### [A, SfS] Chapter 1: Sampling, Descriptive Statistics, Intr: 1.4: Measurement Levels

### Measurement Levels

Measurement Levels

In this lesson you will learn:

- The difference between
*categorical*variables (nominal, ordinal) and*quantitative*variables (discrete, continuous).

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Earlier, we defined a variable as some feature which can be measured on the elements of a sample. Variables can be classified among different measurement levels which determine which statistical tool you can use.

Variables can be divided into two groups:

**Categorical variables**(possible values are*categories*or*groups*)**Quantitative variables**(possible values are*numerical*)

Among the categorical variables, there are two different measurement levels:

*Nominal**Ordinal*

Nominal Variables

**Nominal variables **are based on a classification of elements into specific categories without any logical ranking among the categories.

“Shirt color”, might have the categories: red, blue and green. There is no inherent ranking in a list of different colors.

There is no logical reason why “red, blue, green” would be preferred over “blue, green, red” or “green, red, blue”.

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Ordinal Variables

**Ordinal variables** are based on a classification of elements into categories which do have a logical ranking.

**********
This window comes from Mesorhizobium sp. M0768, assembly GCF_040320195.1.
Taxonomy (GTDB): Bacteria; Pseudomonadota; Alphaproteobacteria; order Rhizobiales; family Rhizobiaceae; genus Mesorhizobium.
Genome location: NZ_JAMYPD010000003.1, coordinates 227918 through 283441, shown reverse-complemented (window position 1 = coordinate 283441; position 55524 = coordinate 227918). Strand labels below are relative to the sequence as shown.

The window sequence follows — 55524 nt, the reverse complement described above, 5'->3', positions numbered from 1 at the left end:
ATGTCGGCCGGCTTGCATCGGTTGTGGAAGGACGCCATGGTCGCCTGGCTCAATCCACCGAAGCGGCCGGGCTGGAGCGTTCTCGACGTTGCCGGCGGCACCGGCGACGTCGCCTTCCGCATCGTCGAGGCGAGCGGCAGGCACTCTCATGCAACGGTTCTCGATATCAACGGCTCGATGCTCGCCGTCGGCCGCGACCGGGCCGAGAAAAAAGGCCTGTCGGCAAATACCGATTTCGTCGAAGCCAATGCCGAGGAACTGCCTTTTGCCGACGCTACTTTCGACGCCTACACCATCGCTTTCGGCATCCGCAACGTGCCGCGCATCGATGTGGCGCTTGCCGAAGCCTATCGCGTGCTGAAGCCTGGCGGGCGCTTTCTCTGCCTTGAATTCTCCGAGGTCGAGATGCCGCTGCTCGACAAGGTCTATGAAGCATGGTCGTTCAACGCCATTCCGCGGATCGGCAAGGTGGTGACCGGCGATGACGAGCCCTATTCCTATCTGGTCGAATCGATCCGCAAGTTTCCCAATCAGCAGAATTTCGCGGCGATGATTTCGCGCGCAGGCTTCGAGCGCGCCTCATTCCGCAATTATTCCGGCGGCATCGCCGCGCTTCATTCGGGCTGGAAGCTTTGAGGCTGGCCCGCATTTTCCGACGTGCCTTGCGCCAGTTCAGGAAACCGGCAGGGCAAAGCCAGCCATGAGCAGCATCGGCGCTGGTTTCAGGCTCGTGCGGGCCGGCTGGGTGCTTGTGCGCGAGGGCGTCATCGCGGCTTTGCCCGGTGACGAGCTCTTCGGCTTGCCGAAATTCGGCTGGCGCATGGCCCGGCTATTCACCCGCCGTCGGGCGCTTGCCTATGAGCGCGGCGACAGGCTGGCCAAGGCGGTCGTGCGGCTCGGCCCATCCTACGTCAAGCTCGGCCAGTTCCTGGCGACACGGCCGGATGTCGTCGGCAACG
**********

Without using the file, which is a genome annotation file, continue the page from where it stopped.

“Weather alarms” must have the categories: none, yellow, orange and red.

There is a logical ranking of these different categories, from least severe to most severe.

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For quantitative variables we also have two different levels of measurement:

- Discrete
- Continuous

Discrete Variables

**Discrete variables** are measured on a numerical scale, but the set of all possible values of such a variable can be placed in one-to-one correspondence with the set of natural numbers #{1,2,3,...}#.

This includes:

- Quantitative variables for which the set of possible values is
*finite*. - Quantitative variables for which the set of possible values is
*infinite,*but*countable*.

In this course, discrete variables will usually either be *binary *variables (possible values #0# or #1#) or variables whose possible values are in a finite set of non-negative integers (such as #{0,1,2,3,4,5}#).

An example of an infinite, but countable, set would be the number of times you must repeat your exam until you pass it.

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Continuous Variables

**Continuous variables** are quantitative variables whose range of possible values is not only infinite, but also uncountable, such as the set of all real number in some interval.

The time for a rat to complete the task in a maze is continuous.

If we set an upper bound of #5# minutes for the task, then the range of possible values (in minutes) is #(0,5]#, or in seconds is #(0,300]#.

In practice, we measure continuous variables such as time, length, weight, velocity, temperature, etc., using instruments which can only provide measurements up to a fixed number of decimal places. This makes the range of possible values finite. But we still consider the variable to be continuous, because in principle one could eventually develop an instrument that can output more decimal places and thereby expand the range of possible values.

Furthermore, if a discrete variable has a very large range of possible values, such as the annual salary of an employee, statisticians often find it convenient to treat it as if it was continuous.